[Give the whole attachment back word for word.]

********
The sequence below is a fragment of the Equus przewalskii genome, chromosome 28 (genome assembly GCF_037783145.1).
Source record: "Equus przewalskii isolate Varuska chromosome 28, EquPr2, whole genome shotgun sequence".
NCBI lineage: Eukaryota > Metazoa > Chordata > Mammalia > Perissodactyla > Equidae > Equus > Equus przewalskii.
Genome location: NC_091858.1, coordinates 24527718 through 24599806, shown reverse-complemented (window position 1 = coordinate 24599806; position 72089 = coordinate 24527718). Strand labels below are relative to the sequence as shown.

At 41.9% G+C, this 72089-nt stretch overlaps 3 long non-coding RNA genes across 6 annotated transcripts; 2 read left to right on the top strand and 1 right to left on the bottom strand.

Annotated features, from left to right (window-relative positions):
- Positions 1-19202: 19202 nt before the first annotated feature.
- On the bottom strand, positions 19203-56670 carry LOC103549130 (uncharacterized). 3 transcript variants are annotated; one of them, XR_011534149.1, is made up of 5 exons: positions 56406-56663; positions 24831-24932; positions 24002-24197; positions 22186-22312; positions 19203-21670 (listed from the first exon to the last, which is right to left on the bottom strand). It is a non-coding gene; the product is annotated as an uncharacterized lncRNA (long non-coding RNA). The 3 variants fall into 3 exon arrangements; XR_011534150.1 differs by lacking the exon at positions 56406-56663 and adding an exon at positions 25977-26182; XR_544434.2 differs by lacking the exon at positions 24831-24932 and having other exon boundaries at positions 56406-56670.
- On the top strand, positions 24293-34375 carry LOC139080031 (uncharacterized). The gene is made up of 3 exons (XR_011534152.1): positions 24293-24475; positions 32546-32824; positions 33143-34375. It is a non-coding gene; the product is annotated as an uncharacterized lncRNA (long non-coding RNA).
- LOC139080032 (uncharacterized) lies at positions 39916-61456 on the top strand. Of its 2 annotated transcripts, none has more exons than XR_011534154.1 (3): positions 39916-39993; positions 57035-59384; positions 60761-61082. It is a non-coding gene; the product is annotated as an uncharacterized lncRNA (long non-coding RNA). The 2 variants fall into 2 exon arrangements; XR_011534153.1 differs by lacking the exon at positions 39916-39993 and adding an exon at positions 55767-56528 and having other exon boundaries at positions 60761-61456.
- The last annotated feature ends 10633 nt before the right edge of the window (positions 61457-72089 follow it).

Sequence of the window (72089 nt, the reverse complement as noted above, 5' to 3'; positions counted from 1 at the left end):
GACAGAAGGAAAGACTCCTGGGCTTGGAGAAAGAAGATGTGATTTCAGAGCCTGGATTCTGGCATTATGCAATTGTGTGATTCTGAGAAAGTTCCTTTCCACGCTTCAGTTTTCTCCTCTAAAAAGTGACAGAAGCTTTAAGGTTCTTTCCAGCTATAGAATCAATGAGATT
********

The sequence below is a fragment of the Equus przewalskii genome, chromosome 28 (genome assembly GCF_037783145.1).
Source record: "Equus przewalskii isolate Varuska chromosome 28, EquPr2, whole genome shotgun sequence".
NCBI lineage: Eukaryota > Metazoa > Chordata > Mammalia > Perissodactyla > Equidae > Equus > Equus przewalskii.
Genome location: NC_091858.1, coordinates 24527718 through 24599806, shown reverse-complemented (window position 1 = coordinate 24599806; position 72089 = coordinate 24527718). Strand labels below are relative to the sequence as shown.

At 41.9% G+C, this 72089-nt stretch overlaps 3 long non-coding RNA genes across 6 annotated transcripts; 2 read left to right on the top strand and 1 right to left on the bottom strand.

Annotated features, from left to right (window-relative positions):
- Positions 1-19202: 19202 nt before the first annotated feature.
- On the bottom strand, positions 19203-56670 carry LOC103549130 (uncharacterized). 3 transcript variants are annotated; one of them, XR_011534149.1, is made up of 5 exons: positions 56406-56663; positions 24831-24932; positions 24002-24197; positions 22186-22312; positions 19203-21670 (listed from the first exon to the last, which is right to left on the bottom strand). It is a non-coding gene; the product is annotated as an uncharacterized lncRNA (long non-coding RNA). The 3 variants fall into 3 exon arrangements; XR_011534150.1 differs by lacking the exon at positions 56406-56663 and adding an exon at positions 25977-26182; XR_544434.2 differs by lacking the exon at positions 24831-24932 and having other exon boundaries at positions 56406-56670.
- On the top strand, positions 24293-34375 carry LOC139080031 (uncharacterized). The gene is made up of 3 exons (XR_011534152.1): positions 24293-24475; positions 32546-32824; positions 33143-34375. It is a non-coding gene; the product is annotated as an uncharacterized lncRNA (long non-coding RNA).
- LOC139080032 (uncharacterized) lies at positions 39916-61456 on the top strand. Of its 2 annotated transcripts, none has more exons than XR_011534154.1 (3): positions 39916-39993; positions 57035-59384; positions 60761-61082. It is a non-coding gene; the product is annotated as an uncharacterized lncRNA (long non-coding RNA). The 2 variants fall into 2 exon arrangements; XR_011534153.1 differs by lacking the exon at positions 39916-39993 and adding an exon at positions 55767-56528 and having other exon boundaries at positions 60761-61456.
- The last annotated feature ends 10633 nt before the right edge of the window (positions 61457-72089 follow it).

Sequence of the window (72089 nt, the reverse complement as noted above, 5' to 3'; positions counted from 1 at the left end):
GACAGAAGGAAAGACTCCTGGGCTTGGAGAAAGAAGATGTGATTTCAGAGCCTGGATTCTGGCATTATGCAATTGTGTGATTCTGAGAAAGTTCCTTTCCACGCTTCAGTTTTCTCCTCTAAAAAGTGACAGAAGCTTTAAGGTTCTTTCCAGCTATAGAATCAATGAGATT